The “paper maintenance” is usually stored in a large cabinet at your maintenance department and finding or highlighting an intervention turns into an impossible mission.


3. The "Excel-Based" CMMS

The "Excel-based" CMMS was created in the beginning of the ‘90s and even though made in a very simple way, the spreadsheets make it possible to carry out a follow-up on maintenance operations which automatically triggers close reports saved in spreadsheets. Depending on the knowledge of the person who has created the spreadsheet, there are different levels of quality, ranging from a simple table to programming.

The “Excel-based” CMMS is often the first step that an organization undertakes towards tracking maintenance operations. Unfortunately, the Excel file is often limited in terms of planning operations.

 

4. The “Access-Based” CMMS

The “Access-based” CMMS can be equally good created by an IT specialist or by a trainee. It represents a slightly better version of the “Excel-based” counterpart, because it integrates databases, and above all it allows to plan preventive and regulatory maintenance operations on a calendar basis.

The problem often is the size of the database, which will grow and at one point will slow down the system enormously until it becomes unusable. The “Access-based” CMMS is better than an Excel file but it is very difficult to maintain.

 

5. The Industry 1.0 CMMS

The industry 1.0 CMMS is the most common case in the business concerning the use of CMMS systems of older generation. This solution often allows the management of tasks, maintenance operations, spare parts and requests for interventions.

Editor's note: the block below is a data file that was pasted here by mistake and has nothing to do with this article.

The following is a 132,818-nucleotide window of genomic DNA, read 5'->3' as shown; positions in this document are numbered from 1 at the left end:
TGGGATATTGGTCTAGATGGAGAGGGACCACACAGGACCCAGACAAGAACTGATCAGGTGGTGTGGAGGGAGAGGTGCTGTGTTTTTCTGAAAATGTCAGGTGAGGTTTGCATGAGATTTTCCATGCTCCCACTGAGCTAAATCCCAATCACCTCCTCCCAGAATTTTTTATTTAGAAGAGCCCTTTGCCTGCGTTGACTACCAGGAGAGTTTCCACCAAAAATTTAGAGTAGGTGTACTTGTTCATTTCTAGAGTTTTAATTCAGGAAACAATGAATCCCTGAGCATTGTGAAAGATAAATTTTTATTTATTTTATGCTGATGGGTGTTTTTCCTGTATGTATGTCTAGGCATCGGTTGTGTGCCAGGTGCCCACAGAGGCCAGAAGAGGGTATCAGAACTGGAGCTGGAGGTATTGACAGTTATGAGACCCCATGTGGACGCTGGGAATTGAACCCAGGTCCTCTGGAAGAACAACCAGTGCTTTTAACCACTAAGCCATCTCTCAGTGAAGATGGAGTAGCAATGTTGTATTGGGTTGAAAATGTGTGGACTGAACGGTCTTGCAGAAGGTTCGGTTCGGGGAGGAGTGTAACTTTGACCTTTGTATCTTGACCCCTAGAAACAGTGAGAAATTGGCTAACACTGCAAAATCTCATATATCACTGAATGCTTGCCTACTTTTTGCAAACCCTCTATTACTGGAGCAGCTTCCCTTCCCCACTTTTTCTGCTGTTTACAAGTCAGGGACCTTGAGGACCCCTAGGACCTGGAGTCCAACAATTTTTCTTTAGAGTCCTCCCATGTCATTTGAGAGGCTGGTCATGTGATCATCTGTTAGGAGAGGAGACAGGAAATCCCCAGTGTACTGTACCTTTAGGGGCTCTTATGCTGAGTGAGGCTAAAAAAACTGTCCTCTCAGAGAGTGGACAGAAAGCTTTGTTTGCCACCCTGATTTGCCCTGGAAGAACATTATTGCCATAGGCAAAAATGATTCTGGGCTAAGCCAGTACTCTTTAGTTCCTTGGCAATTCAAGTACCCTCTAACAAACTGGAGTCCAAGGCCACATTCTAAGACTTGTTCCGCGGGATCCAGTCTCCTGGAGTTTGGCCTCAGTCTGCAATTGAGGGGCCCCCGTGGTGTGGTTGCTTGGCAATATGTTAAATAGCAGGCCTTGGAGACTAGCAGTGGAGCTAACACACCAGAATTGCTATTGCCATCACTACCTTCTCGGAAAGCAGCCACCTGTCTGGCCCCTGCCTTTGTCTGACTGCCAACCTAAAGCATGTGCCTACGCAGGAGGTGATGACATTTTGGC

The problems of the industry 1.0 CMMS are that they are often heavy to parameter, difficult to use, don’t feature a user-friendly interface and are not able to perform any valuable analysis based on the stored data. This is also the reason why this type of CMMS is seen as a burden by the employees and thus very difficult to implement.

 

6. The Industry 4.0 CMMS

The ultimate tool for a most efficient maintenance management is the industry 4.0 CMMS offering a user-friendly and highly intuitive design and all necessary features to facilitate your interventions. The main objective of such a solution is to bring added value to the company’s maintenance program. Obviously, this type of CMMS can be easily adopted and comes with an application that looks a lot like the ones from our everyday lives. Solutions as Mobility Work use data from sensors connected to machines to trigger tasks automatically and allow you to exchange information within the maintenance community.

 

Mobility Work is a simple and easy to use SaaS powerful maintenance tool. Smart and next-gen, the solution is versatile and evolves within the organization by covering all ongoing maintenance needs and allowing you to go even further. Mobility Work offers you an entire community platform connecting you to maintenance professionals, service providers and machine and consumable manufacturers.

 

 Sign-up to receive our newsletter